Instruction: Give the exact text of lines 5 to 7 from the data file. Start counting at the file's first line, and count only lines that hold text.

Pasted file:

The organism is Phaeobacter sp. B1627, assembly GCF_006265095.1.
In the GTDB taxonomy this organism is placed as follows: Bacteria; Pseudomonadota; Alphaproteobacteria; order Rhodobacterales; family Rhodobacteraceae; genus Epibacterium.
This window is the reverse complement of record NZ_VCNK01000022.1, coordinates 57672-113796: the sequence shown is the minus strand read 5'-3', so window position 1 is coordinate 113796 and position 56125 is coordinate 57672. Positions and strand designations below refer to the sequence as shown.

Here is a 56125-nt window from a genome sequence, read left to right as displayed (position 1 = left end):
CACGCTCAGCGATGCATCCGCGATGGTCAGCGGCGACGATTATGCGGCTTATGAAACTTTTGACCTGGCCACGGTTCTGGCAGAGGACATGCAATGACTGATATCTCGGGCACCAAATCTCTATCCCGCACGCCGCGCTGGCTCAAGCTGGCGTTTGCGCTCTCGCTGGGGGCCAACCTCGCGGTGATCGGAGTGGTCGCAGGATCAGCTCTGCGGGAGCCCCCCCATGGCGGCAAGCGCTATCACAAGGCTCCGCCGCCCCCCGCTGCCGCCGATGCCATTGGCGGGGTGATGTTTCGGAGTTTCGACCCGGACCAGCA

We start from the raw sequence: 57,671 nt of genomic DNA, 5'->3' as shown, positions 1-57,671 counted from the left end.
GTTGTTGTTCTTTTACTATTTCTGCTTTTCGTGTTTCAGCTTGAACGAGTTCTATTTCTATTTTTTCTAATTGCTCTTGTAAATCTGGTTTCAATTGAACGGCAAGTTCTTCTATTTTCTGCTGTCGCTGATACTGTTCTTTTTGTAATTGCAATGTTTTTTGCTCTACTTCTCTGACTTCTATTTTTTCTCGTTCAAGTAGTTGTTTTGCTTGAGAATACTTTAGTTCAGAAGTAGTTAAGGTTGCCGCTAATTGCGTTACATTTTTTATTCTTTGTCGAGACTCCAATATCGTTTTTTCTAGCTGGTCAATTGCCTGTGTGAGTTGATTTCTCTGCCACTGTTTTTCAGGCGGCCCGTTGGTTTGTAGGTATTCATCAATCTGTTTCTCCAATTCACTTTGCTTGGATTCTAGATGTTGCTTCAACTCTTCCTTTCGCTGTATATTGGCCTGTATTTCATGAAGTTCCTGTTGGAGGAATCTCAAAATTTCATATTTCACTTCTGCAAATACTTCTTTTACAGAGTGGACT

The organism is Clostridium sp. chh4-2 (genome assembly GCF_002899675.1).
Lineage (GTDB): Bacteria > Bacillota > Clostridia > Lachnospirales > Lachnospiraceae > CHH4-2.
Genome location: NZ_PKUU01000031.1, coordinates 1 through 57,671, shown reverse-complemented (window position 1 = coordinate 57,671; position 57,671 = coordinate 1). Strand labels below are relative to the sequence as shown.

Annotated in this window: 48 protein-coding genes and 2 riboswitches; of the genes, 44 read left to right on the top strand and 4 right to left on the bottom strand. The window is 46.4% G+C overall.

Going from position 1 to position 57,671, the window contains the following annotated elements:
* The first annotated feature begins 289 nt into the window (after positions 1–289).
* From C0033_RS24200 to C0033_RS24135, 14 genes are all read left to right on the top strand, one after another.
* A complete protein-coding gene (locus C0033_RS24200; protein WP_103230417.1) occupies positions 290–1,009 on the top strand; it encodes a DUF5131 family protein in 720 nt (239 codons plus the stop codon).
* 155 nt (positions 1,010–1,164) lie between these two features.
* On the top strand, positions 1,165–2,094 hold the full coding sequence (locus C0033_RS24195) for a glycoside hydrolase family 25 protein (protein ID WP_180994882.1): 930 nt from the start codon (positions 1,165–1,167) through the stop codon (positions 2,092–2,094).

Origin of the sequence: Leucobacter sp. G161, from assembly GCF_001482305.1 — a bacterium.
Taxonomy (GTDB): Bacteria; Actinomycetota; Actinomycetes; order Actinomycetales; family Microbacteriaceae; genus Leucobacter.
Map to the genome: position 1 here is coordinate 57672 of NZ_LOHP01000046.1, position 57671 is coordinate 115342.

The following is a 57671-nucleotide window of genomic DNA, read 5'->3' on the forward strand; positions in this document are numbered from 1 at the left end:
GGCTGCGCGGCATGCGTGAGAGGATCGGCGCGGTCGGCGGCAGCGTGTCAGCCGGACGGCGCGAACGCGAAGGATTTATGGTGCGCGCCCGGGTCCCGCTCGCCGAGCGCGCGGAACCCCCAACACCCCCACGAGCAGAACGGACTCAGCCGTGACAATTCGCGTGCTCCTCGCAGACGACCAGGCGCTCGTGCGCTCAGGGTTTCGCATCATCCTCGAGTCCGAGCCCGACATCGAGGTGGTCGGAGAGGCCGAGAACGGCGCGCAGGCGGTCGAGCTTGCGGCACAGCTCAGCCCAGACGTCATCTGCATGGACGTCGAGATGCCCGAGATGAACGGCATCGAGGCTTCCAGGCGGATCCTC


CACGCTCAGCGATGCATCCGCGATGGTCAGCGGCGACGATTATGCGGCTTATGAAACTTTTGACCTGGCCACGGTTCTGGCAGAGGACATGCAATGACTGATATCTCGGGCACCAAATCTCTATCCCGCACGCCGCGCTGGCTCAAGCTGGCGTTTGCGCTCTCGCTGGGGGCCAACCTCGCGGTGATCGGAGTGGTCGCAGGATCAGCTCTGCGGGAGCCCCCCCATGGCGGCAAGCGCTATCACAAGGCTCCGCCGCCCCCCGCTGCCGCCGATGCCATTGGCGGGGTGATGTTTCGGAGTTTCGACCCGGACCAGCA

We start from the raw sequence: 57,671 nt of genomic DNA, 5'->3' as shown, positions 1-57,671 counted from the left end.
GTTGTTGTTCTTTTACTATTTCTGCTTTTCGTGTTTCAGCTTGAACGAGTTCTATTTCTATTTTTTCTAATTGCTCTTGTAAATCTGGTTTCAATTGAACGGCAAGTTCTTCTATTTTCTGCTGTCGCTGATACTGTTCTTTTTGTAATTGCAATGTTTTTTGCTCTACTTCTCTGACTTCTATTTTTTCTCGTTCAAGTAGTTGTTTTGCTTGAGAATACTTTAGTTCAGAAGTAGTTAAGGTTGCCGCTAATTGCGTTACATTTTTTATTCTTTGTCGAGACTCCAATATCGTTTTTTCTAGCTGGTCAATTGCCTGTGTGAGTTGATTTCTCTGCCACTGTTTTTCAGGCGGCCCGTTGGTTTGTAGGTATTCATCAATCTGTTTCTCCAATTCACTTTGCTTGGATTCTAGATGTTGCTTCAACTCTTCCTTTCGCTGTATATTGGCCTGTATTTCATGAAGTTCCTGTTGGAGGAATCTCAAAATTTCATATTTCACTTCTGCAAATACTTCTTTTACAGAGTGGACT